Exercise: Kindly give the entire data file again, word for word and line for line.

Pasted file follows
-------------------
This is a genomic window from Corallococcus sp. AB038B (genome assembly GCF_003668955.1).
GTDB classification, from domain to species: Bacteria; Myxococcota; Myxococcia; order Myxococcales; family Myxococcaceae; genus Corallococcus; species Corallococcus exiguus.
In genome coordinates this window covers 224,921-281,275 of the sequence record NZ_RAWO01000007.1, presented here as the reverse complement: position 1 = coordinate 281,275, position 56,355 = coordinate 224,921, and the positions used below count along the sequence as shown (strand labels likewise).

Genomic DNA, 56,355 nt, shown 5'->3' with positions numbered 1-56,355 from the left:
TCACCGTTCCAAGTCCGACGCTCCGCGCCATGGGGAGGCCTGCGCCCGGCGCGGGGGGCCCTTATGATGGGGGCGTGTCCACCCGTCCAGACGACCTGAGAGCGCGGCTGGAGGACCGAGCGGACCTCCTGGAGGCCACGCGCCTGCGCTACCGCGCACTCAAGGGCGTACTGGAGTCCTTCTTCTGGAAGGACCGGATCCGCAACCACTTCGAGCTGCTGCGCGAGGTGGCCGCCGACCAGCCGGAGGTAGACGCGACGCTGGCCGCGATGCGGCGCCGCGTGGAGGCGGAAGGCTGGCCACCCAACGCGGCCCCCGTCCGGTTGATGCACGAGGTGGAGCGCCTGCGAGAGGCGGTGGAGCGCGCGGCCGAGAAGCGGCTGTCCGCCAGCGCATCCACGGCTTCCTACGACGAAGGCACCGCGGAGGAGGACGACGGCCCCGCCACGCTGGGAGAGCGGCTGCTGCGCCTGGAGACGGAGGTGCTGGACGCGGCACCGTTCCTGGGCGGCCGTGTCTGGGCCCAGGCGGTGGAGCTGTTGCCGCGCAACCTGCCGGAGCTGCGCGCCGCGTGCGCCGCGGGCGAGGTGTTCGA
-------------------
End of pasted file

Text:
This is a genomic window from Corallococcus sp. AB038B (genome assembly GCF_003668955.1).
GTDB classification, from domain to species: Bacteria; Myxococcota; Myxococcia; order Myxococcales; family Myxococcaceae; genus Corallococcus; species Corallococcus exiguus.
In genome coordinates this window covers 224,921-281,275 of the sequence record NZ_RAWO01000007.1, presented here as the reverse complement: position 1 = coordinate 281,275, position 56,355 = coordinate 224,921, and the positions used below count along the sequence as shown (strand labels likewise).

Genomic DNA, 56,355 nt, shown 5'->3' with positions numbered 1-56,355 from the left:
TCACCGTTCCAAGTCCGACGCTCCGCGCCATGGGGAGGCCTGCGCCCGGCGCGGGGGGCCCTTATGATGGGGGCGTGTCCACCCGTCCAGACGACCTGAGAGCGCGGCTGGAGGACCGAGCGGACCTCCTGGAGGCCACGCGCCTGCGCTACCGCGCACTCAAGGGCGTACTGGAGTCCTTCTTCTGGAAGGACCGGATCCGCAACCACTTCGAGCTGCTGCGCGAGGTGGCCGCCGACCAGCCGGAGGTAGACGCGACGCTGGCCGCGATGCGGCGCCGCGTGGAGGCGGAAGGCTGGCCACCCAACGCGGCCCCCGTCCGGTTGATGCACGAGGTGGAGCGCCTGCGAGAGGCGGTGGAGCGCGCGGCCGAGAAGCGGCTGTCCGCCAGCGCATCCACGGCTTCCTACGACGAAGGCACCGCGGAGGAGGACGACGGCCCCGCCACGCTGGGAGAGCGGCTGCTGCGCCTGGAGACGGAGGTGCTGGACGCGGCACCGTTCCTGGGCGGCCGTGTCTGGGCCCAGGCGGTGGAGCTGTTGCCGCGCAACCTGCCGGAGCTGCGCGCCGCGTGCGCCGCGGGCGAGGTGTTCGA